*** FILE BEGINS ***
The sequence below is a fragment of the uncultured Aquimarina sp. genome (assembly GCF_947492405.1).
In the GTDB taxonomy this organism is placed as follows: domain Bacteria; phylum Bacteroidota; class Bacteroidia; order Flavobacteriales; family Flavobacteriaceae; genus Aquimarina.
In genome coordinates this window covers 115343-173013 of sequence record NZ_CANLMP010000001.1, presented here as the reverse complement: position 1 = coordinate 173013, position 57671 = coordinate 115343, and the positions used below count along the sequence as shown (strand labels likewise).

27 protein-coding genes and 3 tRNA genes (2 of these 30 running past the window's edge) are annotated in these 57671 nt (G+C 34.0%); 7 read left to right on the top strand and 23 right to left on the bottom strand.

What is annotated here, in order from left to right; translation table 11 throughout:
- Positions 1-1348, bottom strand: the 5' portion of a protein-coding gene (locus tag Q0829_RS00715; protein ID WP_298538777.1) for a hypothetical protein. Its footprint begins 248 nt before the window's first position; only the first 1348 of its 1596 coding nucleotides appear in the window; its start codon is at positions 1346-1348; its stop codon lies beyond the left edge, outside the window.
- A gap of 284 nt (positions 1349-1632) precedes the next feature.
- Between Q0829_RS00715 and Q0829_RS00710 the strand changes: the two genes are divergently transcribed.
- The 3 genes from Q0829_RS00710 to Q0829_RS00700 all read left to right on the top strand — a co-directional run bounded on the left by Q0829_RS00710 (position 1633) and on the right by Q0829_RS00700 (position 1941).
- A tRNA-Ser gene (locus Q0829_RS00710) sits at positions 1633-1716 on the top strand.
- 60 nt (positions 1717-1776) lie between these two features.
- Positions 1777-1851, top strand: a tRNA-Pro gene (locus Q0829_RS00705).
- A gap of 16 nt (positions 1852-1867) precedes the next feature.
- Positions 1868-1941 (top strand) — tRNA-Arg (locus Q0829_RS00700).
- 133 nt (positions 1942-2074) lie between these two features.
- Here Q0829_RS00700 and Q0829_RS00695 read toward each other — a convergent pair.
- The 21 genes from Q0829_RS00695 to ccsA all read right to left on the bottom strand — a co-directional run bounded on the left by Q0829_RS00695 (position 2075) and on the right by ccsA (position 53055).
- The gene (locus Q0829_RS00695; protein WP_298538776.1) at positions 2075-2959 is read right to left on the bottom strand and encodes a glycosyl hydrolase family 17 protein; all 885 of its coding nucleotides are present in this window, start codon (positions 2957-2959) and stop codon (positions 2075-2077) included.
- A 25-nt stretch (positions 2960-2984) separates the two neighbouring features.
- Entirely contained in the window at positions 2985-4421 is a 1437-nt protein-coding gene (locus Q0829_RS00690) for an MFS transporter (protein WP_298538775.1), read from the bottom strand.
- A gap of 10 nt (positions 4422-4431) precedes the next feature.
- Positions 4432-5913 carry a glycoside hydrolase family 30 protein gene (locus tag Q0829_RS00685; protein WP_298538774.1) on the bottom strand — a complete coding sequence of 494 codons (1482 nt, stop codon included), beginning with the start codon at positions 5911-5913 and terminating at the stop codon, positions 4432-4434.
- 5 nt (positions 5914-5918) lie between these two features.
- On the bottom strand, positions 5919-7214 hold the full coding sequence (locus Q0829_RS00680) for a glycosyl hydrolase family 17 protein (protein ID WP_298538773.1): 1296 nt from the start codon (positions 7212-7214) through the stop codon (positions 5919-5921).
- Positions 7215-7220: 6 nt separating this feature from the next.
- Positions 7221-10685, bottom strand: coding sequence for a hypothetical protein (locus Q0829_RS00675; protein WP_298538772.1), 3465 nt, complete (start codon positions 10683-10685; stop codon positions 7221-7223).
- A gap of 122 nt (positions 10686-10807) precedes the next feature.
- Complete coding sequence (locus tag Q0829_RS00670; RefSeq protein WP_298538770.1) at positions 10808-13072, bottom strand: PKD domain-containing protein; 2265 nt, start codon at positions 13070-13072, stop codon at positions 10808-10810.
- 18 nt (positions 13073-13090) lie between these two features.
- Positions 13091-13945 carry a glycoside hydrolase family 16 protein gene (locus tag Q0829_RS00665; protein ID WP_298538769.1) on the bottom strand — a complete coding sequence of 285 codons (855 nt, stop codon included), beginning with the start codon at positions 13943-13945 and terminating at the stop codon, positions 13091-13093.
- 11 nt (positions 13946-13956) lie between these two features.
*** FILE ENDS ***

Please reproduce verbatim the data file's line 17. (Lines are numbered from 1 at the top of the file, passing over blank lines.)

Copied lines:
- The 21 genes from Q0829_RS00695 to ccsA all read right to left on the bottom strand — a co-directional run bounded on the left by Q0829_RS00695 (position 2075) and on the right by ccsA (position 53055).